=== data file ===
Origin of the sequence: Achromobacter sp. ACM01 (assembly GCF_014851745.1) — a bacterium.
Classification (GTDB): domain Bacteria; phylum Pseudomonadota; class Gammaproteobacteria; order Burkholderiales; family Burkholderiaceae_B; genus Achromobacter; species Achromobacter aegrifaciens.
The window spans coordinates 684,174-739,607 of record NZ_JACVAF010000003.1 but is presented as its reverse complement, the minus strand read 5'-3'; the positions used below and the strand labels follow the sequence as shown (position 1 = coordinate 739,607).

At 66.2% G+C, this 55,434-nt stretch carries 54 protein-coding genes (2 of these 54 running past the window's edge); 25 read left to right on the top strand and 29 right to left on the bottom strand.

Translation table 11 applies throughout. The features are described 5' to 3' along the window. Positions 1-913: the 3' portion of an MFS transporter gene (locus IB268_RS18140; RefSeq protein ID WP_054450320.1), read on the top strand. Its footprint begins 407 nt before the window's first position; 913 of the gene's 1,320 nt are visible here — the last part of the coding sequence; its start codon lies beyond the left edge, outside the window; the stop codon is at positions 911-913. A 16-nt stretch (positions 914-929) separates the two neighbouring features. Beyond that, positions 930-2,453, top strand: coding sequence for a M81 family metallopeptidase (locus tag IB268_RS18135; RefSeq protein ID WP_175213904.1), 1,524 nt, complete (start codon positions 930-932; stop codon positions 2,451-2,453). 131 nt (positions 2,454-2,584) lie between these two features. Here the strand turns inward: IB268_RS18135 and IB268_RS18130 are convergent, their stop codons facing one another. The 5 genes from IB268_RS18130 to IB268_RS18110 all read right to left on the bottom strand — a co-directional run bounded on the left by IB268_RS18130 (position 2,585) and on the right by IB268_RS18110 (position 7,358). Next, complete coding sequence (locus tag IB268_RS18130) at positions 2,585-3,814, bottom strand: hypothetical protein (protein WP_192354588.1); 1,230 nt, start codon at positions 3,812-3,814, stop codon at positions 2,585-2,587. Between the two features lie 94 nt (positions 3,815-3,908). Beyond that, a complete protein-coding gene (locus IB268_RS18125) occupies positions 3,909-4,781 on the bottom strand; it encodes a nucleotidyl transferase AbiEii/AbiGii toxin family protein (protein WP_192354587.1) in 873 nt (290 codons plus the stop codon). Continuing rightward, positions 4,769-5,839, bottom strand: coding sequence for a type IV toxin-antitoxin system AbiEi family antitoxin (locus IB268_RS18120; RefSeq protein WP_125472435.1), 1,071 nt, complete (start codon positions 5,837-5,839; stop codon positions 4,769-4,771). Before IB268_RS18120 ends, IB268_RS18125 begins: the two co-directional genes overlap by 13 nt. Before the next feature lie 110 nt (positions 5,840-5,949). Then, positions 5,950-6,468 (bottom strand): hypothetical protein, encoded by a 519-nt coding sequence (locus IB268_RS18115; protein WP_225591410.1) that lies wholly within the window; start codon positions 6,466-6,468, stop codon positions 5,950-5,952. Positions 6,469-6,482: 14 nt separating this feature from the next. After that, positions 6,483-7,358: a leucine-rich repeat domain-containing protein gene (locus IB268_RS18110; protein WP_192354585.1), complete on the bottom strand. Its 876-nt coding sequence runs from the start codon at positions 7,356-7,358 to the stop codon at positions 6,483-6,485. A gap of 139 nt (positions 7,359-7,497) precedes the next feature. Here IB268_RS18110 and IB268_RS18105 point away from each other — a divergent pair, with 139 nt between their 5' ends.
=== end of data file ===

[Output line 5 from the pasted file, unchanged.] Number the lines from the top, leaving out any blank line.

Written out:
Translation table 11 applies throughout. The features are described 5' to 3' along the window. Positions 1-913: the 3' portion of an MFS transporter gene (locus IB268_RS18140; RefSeq protein ID WP_054450320.1), read on the top strand. Its footprint begins 407 nt before the window's first position; 913 of the gene's 1,320 nt are visible here — the last part of the coding sequence; its start codon lies beyond the left edge, outside the window; the stop codon is at positions 911-913. A 16-nt stretch (positions 914-929) separates the two neighbouring features. Beyond that, positions 930-2,453, top strand: coding sequence for a M81 family metallopeptidase (locus tag IB268_RS18135; RefSeq protein ID WP_175213904.1), 1,524 nt, complete (start codon positions 930-932; stop codon positions 2,451-2,453). 131 nt (positions 2,454-2,584) lie between these two features. Here the strand turns inward: IB268_RS18135 and IB268_RS18130 are convergent, their stop codons facing one another. The 5 genes from IB268_RS18130 to IB268_RS18110 all read right to left on the bottom strand — a co-directional run bounded on the left by IB268_RS18130 (position 2,585) and on the right by IB268_RS18110 (position 7,358). Next, complete coding sequence (locus tag IB268_RS18130) at positions 2,585-3,814, bottom strand: hypothetical protein (protein WP_192354588.1); 1,230 nt, start codon at positions 3,812-3,814, stop codon at positions 2,585-2,587. Between the two features lie 94 nt (positions 3,815-3,908). Beyond that, a complete protein-coding gene (locus IB268_RS18125) occupies positions 3,909-4,781 on the bottom strand; it encodes a nucleotidyl transferase AbiEii/AbiGii toxin family protein (protein WP_192354587.1) in 873 nt (290 codons plus the stop codon). Continuing rightward, positions 4,769-5,839, bottom strand: coding sequence for a type IV toxin-antitoxin system AbiEi family antitoxin (locus IB268_RS18120; RefSeq protein WP_125472435.1), 1,071 nt, complete (start codon positions 5,837-5,839; stop codon positions 4,769-4,771). Before IB268_RS18120 ends, IB268_RS18125 begins: the two co-directional genes overlap by 13 nt. Before the next feature lie 110 nt (positions 5,840-5,949). Then, positions 5,950-6,468 (bottom strand): hypothetical protein, encoded by a 519-nt coding sequence (locus IB268_RS18115; protein WP_225591410.1) that lies wholly within the window; start codon positions 6,466-6,468, stop codon positions 5,950-5,952. Positions 6,469-6,482: 14 nt separating this feature from the next. After that, positions 6,483-7,358: a leucine-rich repeat domain-containing protein gene (locus IB268_RS18110; protein WP_192354585.1), complete on the bottom strand. Its 876-nt coding sequence runs from the start codon at positions 7,356-7,358 to the stop codon at positions 6,483-6,485. A gap of 139 nt (positions 7,359-7,497) precedes the next feature. Here IB268_RS18110 and IB268_RS18105 point away from each other — a divergent pair, with 139 nt between their 5' ends.